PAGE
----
Stone Soup

( 4 )

Overview

A clever young man tricks an old woman into believing that soup can be made from a stone. As the pot of water boils with the stone in it, he urges her to add more and more ingredients until the soup is a feast "fit for a king." In print for 30 years.

When the little old lady claims she has no food to give him, a hungry young man proceeds to make a soup with a stone and water.

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Overview

A clever young man tricks an old woman into believing that soup can be made from a stone. As the pot of water boils with the stone in it, he urges her to add more and more ingredients until the soup is a feast "fit for a king." In print for 30 years.

When the little old lady claims she has no food to give him, a hungry young man proceeds to make a soup with a stone and water.

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Editorial Reviews

Publishers Weekly - Publisher's Weekly
The familiar folktale was first retold by McGovern in 1968. Now Pels has provided new pictures for this simple story about a young wayfarer who tricks an old woman into making him a hearty soup. When she refuses him food, he asks her for a pot of water. Then he puts a stone into it and waits for it to become stone soup. ``It's cooking fast now,'' says the hungry young man, ``but it would cook faster with some onions.'' Soon the old woman has added vegetables, meat bones, barley and butter, musing at the miracle of stone soup. She resembles Tenniel's Red Queen, and has pins and needles sticking in her back; the young man's arms and legs are jarringly angular. Perhaps Pels's idiosyncratic style is too somber for this funny story, making it unnecessarily dark. (3-7)
Children's Literature - Marilyn Courtot
In this version of the favorite tale a young man convinces an old woman that soup can be made from a stone. As the pot boils with the stone in it, he urges her to add more and more ingredients. When the soup is done they sit down and dine on a feast that is fit for a king. The drawing have a flavor of years gone by with their muted tones, funny looking old woman and a beggar boy who is much to clean looking.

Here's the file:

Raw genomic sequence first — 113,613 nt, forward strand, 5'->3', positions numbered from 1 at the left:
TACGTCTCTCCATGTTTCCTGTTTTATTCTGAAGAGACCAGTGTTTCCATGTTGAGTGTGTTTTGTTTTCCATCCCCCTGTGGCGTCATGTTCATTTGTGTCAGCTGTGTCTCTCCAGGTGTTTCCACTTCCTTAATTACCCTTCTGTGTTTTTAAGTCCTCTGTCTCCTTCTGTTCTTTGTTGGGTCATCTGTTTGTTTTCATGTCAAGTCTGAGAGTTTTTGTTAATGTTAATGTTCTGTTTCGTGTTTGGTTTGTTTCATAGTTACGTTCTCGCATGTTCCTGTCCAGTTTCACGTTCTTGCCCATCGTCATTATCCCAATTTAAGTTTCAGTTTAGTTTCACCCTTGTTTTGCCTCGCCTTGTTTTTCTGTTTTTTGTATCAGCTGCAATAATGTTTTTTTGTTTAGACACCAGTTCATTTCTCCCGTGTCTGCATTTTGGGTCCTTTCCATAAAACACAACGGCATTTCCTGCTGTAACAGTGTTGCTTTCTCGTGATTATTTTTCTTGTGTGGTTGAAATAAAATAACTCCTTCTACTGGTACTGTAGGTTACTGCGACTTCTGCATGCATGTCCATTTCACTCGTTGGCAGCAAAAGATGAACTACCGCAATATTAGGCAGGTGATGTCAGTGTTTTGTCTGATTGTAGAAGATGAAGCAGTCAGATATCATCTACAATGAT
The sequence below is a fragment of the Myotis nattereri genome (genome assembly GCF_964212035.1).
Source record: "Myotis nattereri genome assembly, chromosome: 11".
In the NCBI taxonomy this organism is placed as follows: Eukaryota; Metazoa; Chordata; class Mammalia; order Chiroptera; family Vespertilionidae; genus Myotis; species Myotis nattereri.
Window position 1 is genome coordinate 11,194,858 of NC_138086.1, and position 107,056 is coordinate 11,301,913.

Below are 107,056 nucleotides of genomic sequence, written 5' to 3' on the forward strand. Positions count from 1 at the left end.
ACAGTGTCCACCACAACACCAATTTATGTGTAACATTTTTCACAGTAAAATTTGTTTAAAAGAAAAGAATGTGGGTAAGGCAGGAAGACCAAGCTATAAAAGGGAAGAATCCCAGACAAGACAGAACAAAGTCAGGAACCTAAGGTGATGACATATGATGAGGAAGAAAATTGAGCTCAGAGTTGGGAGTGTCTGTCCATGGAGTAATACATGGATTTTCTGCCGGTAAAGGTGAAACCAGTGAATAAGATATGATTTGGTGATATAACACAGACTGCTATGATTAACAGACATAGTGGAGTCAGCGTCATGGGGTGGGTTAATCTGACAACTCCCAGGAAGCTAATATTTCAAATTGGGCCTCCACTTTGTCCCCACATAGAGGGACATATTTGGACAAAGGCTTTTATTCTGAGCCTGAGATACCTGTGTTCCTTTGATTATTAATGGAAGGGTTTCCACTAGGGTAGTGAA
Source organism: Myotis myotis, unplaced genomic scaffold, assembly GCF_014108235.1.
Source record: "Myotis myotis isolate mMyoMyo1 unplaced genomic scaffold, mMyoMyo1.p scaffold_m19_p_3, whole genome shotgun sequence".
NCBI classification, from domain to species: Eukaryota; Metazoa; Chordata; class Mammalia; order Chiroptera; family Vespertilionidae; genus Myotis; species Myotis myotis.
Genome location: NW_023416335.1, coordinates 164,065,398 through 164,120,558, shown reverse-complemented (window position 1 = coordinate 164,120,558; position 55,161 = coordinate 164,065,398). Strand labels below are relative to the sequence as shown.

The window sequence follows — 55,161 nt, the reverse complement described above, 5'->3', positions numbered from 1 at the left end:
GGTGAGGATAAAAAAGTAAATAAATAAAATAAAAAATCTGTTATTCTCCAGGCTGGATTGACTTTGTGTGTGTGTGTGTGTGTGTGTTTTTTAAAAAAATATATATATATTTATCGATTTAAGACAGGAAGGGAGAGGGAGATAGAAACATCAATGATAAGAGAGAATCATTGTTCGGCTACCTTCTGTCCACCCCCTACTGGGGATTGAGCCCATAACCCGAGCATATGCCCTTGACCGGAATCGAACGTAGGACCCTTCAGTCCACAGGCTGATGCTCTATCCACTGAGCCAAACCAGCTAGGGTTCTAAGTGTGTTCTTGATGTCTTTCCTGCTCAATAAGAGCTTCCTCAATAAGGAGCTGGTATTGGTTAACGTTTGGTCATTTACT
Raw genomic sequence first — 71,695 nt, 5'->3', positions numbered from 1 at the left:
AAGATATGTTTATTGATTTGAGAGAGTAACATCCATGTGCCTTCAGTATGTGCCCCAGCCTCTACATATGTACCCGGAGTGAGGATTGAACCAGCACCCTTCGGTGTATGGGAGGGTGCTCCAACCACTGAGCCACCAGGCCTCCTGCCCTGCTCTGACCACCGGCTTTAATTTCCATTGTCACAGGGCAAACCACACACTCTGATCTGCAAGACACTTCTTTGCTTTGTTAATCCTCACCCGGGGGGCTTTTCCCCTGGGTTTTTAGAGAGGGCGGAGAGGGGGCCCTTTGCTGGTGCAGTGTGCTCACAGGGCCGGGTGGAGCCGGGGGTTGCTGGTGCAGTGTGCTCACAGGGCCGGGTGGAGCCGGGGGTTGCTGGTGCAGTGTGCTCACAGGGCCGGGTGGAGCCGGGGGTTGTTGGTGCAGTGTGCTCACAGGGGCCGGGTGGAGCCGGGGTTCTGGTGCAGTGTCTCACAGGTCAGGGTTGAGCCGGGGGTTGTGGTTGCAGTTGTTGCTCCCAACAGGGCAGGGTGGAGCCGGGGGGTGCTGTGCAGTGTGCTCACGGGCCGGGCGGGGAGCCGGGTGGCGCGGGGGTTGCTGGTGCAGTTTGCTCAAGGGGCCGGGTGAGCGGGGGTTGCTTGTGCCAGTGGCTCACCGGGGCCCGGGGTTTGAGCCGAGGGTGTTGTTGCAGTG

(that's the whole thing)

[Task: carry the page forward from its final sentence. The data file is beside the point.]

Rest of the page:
School Library Journal
K-Gr 2 An ``easy-to-read retelling'' of a traditional folktale. While it is considerably shorter than Marcia Brown's Stone Soup (Scribners, 1947) and is written in short, declarative sentences, it is also a lackluster retelling that is repetitious and downright tedious to read. It's a bit like being served a big bowl of stone soup without the benefit of meat, vegetables, or any spice. There are only two characters: a young man who is hungry and an old woman who learns about Stone Soup. The elaborate, detailed pastel drawings are evocative, but the perspective is sometimes askew. The old woman looms tall in some drawings while appearing frail and petite in others. The facial expressions often border on the grotesque. Stick to the orignal. Luann Toth, Summit Free Public Library, N.J.
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Product Details

  • ISBN-13: 9780590416023
  • Publisher: Scholastic, Inc.
  • Publication date: 9/28/1986
  • Edition description: Reissue
  • Pages: 32
  • Sales rank: 81,009
  • Age range: 4 - 8 Years
  • Lexile: 480L (what's this?)
  • Product dimensions: 7.37 (w) x 7.42 (h) x 0.10 (d)

Meet the Author


Ann McGovern has been writing children's books for over 35 years. She has published over 45 titles including STONE SOUP, several books in the IF YOU LIVED.... series, and SCRAM, KID! (Viking, 1974), which won the Horn Book Award. McGovern spent part of her career at Scholastic, where she created the See-Saw Book Club. McGovern lives in New York City.
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Customer Reviews

Average Rating 5
( 4 )
Rating Distribution

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Sort by: Showing all of 4 Customer Reviews
  • Posted February 21, 2012

    An old folk tale

    This is another retelling of a classic, the story of a wandering man who promises to make a delicious soup for an old lady - from a stone! She provides a pot of water and a fire, he places the stone in the pot and begins to muse about the various things that would make the soup especially tasty - vegetables, salt, a beef bone - and the old lady provides each in turn. Voila! A delicious soup is created - and all from a stone!

    The story is fun and well illustrated in this edition. As a child develops reasoning skills, he or she will be able to realize that the man plays a trick in order to obtain food.

    In this edition, it is only one old lady who interacts with the trickster; in other editions a whole village is involved, with each person bringing a different ingredient. The lesson seems a bit different in community.

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  • Posted December 5, 2009

    stone soup

    i love this storie, i think all children should read it, it has so much meaning that people today need to hear. i heard this the first time in 4th grade, i have read it to my children and will read it to my grandchildre and godchildren, any child i read to.

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  • Anonymous

    Posted March 30, 2009

    No text was provided for this review.

  • Anonymous

    Posted November 18, 2010

    No text was provided for this review.

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